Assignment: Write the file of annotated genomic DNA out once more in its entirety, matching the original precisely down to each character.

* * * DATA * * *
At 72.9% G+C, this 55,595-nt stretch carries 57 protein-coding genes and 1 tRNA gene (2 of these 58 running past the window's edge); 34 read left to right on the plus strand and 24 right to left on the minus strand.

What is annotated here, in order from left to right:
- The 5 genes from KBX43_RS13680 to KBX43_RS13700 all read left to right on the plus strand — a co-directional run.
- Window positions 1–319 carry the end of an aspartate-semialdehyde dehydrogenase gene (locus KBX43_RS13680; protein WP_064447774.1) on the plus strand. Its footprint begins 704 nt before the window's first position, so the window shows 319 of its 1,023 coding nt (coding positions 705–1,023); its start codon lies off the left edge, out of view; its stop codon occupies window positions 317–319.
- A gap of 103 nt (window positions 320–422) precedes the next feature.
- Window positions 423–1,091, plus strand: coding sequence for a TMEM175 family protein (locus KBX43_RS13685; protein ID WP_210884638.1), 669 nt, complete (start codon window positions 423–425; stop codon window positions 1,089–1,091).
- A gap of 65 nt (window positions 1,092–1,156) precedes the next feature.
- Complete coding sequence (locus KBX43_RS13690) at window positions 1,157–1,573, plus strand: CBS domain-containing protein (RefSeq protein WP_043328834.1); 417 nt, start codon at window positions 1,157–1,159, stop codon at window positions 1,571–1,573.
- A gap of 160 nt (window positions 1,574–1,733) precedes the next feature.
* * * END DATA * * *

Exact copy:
At 72.9% G+C, this 55,595-nt stretch carries 57 protein-coding genes and 1 tRNA gene (2 of these 58 running past the window's edge); 34 read left to right on the plus strand and 24 right to left on the minus strand.

What is annotated here, in order from left to right:
- The 5 genes from KBX43_RS13680 to KBX43_RS13700 all read left to right on the plus strand — a co-directional run.
- Window positions 1–319 carry the end of an aspartate-semialdehyde dehydrogenase gene (locus KBX43_RS13680; protein WP_064447774.1) on the plus strand. Its footprint begins 704 nt before the window's first position, so the window shows 319 of its 1,023 coding nt (coding positions 705–1,023); its start codon lies off the left edge, out of view; its stop codon occupies window positions 317–319.
- A gap of 103 nt (window positions 320–422) precedes the next feature.
- Window positions 423–1,091, plus strand: coding sequence for a TMEM175 family protein (locus KBX43_RS13685; protein ID WP_210884638.1), 669 nt, complete (start codon window positions 423–425; stop codon window positions 1,089–1,091).
- A gap of 65 nt (window positions 1,092–1,156) precedes the next feature.
- Complete coding sequence (locus KBX43_RS13690) at window positions 1,157–1,573, plus strand: CBS domain-containing protein (RefSeq protein WP_043328834.1); 417 nt, start codon at window positions 1,157–1,159, stop codon at window positions 1,571–1,573.
- A gap of 160 nt (window positions 1,574–1,733) precedes the next feature.